The Tough Stay Put
“It was fascinating, the group of people who stayed during the 1950s,” says Herb Armstrong, who summered at his grandfather’s Snow Summit Ranch. “There were some real characters; they were strong and resilient.” Miners who didn’t leave found out-of-town construction jobs or took in boarders. “You couldn’t get a loan, says Weaver, so Parkites salvaged pipes, electrical parts, and even nails from the shuttered mines for home improvements. “We all stuck together,” says Weaver. “We always said we would take care of our own.”
Social and civic organizations spearheaded efforts to make ends meet—and stir up a little fun. The 4-H and Homemaker’s Clubs held classes in everything from darning socks to making furniture out of powder boxes from the mines. And the community gathered for dances, dinners, and bowling leagues. Toly remembers movies on Saturdays at the Egyptian Theatre (with a drawing for a $25 prize) and the annual football rivalry, the “lower enders,” who lived above Eley Garage (on the corner of Main Street and Park and Heber avenues), versus the “upper enders.”
Two key institutions, the Park Record (which never missed a weekly issue) and the telephone company, held the community together. Toly, who started as an operator in 1955, explains, “There were no dial telephones. We would say, ‘Number please’ and when they gave three digits, we would connect them.” Operators also rang the Ten O’Clock Whistle; alerted police with a red light in City Hall; and acted as the town dictionary, fact finder, and encyclopedia. “The operators knew everyone’s business,” says Armstrong. “They could tell you if your girlfriend was going out with someone else.”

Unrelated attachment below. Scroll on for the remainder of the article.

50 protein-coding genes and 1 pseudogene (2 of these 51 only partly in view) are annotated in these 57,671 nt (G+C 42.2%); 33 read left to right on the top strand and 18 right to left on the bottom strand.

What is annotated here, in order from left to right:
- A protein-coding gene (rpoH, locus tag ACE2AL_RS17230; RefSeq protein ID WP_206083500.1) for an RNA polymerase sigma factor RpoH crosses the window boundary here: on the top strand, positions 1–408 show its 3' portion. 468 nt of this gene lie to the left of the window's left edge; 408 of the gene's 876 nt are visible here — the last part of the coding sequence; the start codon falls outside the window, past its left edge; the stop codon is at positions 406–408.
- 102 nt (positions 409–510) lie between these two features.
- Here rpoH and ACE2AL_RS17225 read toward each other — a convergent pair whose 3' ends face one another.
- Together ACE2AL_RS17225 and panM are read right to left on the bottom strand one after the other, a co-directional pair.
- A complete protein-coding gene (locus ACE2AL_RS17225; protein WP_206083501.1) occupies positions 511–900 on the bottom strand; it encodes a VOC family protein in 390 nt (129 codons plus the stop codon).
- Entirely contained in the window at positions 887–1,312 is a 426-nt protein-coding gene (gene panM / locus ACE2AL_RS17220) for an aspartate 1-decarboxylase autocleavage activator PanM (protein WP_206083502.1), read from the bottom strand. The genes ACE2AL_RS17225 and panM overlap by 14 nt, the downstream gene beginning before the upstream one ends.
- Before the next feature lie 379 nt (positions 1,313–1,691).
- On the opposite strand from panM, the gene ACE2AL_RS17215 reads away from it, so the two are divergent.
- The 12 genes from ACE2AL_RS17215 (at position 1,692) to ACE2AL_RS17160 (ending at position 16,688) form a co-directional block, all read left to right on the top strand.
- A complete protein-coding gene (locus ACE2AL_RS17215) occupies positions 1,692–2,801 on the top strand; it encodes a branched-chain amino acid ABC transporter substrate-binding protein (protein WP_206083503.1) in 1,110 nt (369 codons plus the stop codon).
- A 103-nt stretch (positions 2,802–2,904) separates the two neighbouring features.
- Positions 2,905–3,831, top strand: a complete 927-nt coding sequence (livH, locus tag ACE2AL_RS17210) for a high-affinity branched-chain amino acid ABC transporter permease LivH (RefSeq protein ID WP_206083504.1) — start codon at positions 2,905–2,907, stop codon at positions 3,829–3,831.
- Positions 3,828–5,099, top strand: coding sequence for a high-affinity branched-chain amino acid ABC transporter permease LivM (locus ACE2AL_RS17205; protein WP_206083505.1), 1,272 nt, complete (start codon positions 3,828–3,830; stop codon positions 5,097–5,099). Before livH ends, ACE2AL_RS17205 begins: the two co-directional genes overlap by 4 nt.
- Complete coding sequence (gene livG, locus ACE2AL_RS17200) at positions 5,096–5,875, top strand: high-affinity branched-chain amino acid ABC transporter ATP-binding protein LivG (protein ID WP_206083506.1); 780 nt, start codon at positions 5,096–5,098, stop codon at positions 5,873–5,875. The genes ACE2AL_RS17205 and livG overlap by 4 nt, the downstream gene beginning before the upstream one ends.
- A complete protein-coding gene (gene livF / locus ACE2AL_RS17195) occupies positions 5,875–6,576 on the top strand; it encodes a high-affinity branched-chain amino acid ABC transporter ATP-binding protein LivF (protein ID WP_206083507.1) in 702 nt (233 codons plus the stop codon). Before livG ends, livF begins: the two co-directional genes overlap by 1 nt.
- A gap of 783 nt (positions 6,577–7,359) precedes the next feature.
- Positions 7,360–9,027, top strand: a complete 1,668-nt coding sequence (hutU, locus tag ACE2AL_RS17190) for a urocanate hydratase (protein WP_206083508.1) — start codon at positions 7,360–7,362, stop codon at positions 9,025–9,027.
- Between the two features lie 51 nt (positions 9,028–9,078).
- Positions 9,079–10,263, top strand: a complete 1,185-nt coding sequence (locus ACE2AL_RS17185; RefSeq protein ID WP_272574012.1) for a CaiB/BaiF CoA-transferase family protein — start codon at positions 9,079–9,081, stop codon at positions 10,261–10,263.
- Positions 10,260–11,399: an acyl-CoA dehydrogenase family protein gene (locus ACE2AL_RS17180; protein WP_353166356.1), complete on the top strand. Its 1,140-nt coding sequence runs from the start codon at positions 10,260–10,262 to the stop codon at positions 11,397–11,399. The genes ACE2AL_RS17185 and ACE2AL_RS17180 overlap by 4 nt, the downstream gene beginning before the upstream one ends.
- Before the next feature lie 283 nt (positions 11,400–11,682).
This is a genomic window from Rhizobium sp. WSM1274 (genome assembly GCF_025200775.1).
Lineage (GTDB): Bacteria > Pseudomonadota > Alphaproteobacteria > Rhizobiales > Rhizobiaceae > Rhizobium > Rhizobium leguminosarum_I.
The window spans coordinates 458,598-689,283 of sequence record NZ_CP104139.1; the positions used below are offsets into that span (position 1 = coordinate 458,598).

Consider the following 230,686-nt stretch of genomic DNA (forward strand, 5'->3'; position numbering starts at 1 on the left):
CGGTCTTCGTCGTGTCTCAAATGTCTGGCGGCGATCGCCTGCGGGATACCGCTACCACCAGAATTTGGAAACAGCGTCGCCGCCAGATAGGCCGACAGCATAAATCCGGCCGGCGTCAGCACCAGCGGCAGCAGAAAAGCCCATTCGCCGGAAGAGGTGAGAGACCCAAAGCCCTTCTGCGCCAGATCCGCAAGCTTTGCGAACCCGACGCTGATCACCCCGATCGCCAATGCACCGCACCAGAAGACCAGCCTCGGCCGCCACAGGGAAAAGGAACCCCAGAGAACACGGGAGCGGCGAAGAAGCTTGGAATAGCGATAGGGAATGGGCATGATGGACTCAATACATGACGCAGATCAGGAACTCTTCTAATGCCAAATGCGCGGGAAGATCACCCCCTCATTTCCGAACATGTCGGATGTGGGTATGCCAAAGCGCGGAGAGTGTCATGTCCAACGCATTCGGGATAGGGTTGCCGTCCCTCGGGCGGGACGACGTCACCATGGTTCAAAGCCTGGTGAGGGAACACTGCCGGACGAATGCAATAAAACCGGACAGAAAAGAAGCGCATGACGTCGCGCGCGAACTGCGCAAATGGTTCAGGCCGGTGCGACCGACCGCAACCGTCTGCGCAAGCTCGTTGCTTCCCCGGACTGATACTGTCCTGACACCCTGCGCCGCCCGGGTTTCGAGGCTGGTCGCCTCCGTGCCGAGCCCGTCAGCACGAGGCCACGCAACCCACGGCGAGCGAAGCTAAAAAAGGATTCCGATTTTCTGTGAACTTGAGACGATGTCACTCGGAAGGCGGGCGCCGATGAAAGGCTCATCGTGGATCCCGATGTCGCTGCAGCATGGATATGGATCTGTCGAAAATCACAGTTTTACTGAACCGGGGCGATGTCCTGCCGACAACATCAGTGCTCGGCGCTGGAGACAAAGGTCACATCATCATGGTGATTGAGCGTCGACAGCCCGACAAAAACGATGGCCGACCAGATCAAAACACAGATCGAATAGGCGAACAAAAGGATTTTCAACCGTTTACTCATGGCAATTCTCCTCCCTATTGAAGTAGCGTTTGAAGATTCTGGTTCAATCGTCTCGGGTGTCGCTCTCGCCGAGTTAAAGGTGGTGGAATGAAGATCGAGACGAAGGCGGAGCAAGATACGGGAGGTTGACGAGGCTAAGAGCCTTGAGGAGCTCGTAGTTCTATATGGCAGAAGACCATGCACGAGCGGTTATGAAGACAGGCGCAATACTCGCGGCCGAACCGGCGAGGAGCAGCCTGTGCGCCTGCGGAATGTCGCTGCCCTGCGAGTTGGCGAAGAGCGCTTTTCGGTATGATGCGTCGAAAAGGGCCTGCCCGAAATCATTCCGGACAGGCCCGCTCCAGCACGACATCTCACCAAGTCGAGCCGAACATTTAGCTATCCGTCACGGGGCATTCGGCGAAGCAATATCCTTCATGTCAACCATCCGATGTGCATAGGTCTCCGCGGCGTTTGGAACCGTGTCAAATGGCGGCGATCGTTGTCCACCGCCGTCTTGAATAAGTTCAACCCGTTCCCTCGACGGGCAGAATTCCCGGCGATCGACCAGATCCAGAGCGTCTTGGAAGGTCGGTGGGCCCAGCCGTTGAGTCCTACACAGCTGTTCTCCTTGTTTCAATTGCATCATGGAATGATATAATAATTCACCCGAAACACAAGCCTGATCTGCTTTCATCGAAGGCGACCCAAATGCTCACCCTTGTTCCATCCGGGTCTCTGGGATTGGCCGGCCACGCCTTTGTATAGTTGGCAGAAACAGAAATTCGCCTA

During hard times, the town took special care of its children, rallying together to make holidays memorable. At Miner’s Day (Labor Day) and Fourth of July, every child in the parade would receive a dime. At Christmastime, there was a tree in the park by the post office and Santa at the Memorial Building. Local clubs and organizations put out the call for winter coats and toys for children. The city even designated “Coasting Lanes,” streets where kids could ride sleighs. “We could sled all the way from the top of Empire Avenue on our Flexible Flyers,” recalls Toly.
Though jobs were scarce, kids “looked for ways to earn a few pennies by cutting Christmas trees, collecting bottles to turn in at Coffee John’s, or delivering the Record,” remembers Weaver. Armstrong recalls driving a tractor down the tracks of the old Crescent Tram to cut kindling to sell, while Toly earned 50 cents per hour at Pop Jenks café.
Snow’s Silver Lining
Throughout the ’50s, winter sports flourished. Townies skied in their backyards and soared off the Creole Mine dump’s ski jump. Snow Park, a little ski area that had grown up on a Deer Valley hillside (where Otto Carpenter and Bob Burns built Utah’s first chairlift in 1946) was open on weekends—offering everything from Mel Fletcher’s ski school and costume races to equipment clinics and 50-cent ski films. “The snow [at Snow Park] was so deep, your knees would be under your chin because the chair would almost be touching the snow,” reflects Armstrong. When Carpenter thanked the city for expanding his parking lot, the mayor replied, “We are hopeful that this area may someday become a ski resort.”
In 1957, the Record reported, “Enthusiasm is growing for the great sport of skiing in our community.” A year later, New York Times headlines announced, “Utah Miners Eye Tourist Business,” as mining executives gauged snow depths and surveyed the idle Silver King Tramway to determine if it could carry skiers. By 1962, United Park had applied for a $1,232,000 Federal loan to build a ski resort. Salt Lake Tribune publisher Jack Gallivan goaded his friend Jack Kennedy to push through the loan’s approval. A year later, Treasure Mountain Resort opened. Park City—the ghost town that almost was—had survived the ’50s.
And, instead of gloomy predictions came words of encouragement. “To me, Park City always appeared to have tremendous potentialities,” wrote Reverend Francis Wisniewski to his flock. “From the world’s largest silver mine, it can become the world’s largest and finest summer and winter resort. Park City was built on rock, and not on sand.”